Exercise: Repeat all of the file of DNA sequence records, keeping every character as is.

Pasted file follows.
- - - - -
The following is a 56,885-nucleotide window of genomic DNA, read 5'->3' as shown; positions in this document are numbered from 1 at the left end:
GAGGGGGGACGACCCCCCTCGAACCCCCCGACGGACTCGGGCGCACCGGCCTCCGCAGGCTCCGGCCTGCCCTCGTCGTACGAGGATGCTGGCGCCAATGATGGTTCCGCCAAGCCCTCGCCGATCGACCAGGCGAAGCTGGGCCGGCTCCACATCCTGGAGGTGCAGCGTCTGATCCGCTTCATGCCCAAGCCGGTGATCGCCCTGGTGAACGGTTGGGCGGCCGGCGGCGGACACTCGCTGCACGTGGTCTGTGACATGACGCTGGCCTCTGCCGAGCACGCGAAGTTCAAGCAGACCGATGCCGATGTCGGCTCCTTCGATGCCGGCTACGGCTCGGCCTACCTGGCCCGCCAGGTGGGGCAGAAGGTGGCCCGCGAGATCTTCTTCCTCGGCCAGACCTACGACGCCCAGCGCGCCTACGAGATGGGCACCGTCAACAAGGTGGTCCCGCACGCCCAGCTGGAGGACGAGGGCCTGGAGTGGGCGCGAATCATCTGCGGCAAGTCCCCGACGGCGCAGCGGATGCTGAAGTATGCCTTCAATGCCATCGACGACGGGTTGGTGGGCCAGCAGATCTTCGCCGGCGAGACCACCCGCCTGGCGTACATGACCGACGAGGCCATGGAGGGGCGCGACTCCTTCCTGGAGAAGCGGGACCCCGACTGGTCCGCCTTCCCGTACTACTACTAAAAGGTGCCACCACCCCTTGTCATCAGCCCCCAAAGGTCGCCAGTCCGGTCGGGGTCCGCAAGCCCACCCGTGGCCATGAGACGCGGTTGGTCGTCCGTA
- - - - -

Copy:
The following is a 56,885-nucleotide window of genomic DNA, read 5'->3' as shown; positions in this document are numbered from 1 at the left end:
GAGGGGGGACGACCCCCCTCGAACCCCCCGACGGACTCGGGCGCACCGGCCTCCGCAGGCTCCGGCCTGCCCTCGTCGTACGAGGATGCTGGCGCCAATGATGGTTCCGCCAAGCCCTCGCCGATCGACCAGGCGAAGCTGGGCCGGCTCCACATCCTGGAGGTGCAGCGTCTGATCCGCTTCATGCCCAAGCCGGTGATCGCCCTGGTGAACGGTTGGGCGGCCGGCGGCGGACACTCGCTGCACGTGGTCTGTGACATGACGCTGGCCTCTGCCGAGCACGCGAAGTTCAAGCAGACCGATGCCGATGTCGGCTCCTTCGATGCCGGCTACGGCTCGGCCTACCTGGCCCGCCAGGTGGGGCAGAAGGTGGCCCGCGAGATCTTCTTCCTCGGCCAGACCTACGACGCCCAGCGCGCCTACGAGATGGGCACCGTCAACAAGGTGGTCCCGCACGCCCAGCTGGAGGACGAGGGCCTGGAGTGGGCGCGAATCATCTGCGGCAAGTCCCCGACGGCGCAGCGGATGCTGAAGTATGCCTTCAATGCCATCGACGACGGGTTGGTGGGCCAGCAGATCTTCGCCGGCGAGACCACCCGCCTGGCGTACATGACCGACGAGGCCATGGAGGGGCGCGACTCCTTCCTGGAGAAGCGGGACCCCGACTGGTCCGCCTTCCCGTACTACTACTAAAAGGTGCCACCACCCCTTGTCATCAGCCCCCAAAGGTCGCCAGTCCGGTCGGGGTCCGCAAGCCCACCCGTGGCCATGAGACGCGGTTGGTCGTCCGTA